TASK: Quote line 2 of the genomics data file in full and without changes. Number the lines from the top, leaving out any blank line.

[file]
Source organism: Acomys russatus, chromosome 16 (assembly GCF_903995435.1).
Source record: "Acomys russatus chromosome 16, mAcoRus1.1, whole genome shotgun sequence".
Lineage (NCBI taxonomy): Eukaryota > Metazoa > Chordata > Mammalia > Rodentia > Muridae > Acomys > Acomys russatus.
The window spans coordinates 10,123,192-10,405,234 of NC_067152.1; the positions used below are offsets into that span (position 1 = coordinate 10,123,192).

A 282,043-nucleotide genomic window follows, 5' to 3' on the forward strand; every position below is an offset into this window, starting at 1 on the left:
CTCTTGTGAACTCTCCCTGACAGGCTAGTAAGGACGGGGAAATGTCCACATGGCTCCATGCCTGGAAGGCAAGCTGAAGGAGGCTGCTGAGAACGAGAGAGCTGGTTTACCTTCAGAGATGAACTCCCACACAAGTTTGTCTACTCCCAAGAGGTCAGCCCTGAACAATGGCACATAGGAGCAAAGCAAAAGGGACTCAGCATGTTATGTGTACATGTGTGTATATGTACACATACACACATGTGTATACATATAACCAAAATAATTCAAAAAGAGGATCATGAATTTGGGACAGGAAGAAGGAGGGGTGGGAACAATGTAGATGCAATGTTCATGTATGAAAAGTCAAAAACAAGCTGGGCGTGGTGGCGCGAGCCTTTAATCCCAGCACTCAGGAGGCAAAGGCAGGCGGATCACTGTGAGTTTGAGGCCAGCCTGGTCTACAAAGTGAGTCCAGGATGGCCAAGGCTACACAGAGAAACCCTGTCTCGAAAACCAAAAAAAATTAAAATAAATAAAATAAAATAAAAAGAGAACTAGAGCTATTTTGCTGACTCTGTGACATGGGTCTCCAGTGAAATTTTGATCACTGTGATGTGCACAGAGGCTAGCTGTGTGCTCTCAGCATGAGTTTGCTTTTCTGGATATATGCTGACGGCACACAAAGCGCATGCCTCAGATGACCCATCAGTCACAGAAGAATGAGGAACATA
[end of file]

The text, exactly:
Source record: "Acomys russatus chromosome 16, mAcoRus1.1, whole genome shotgun sequence".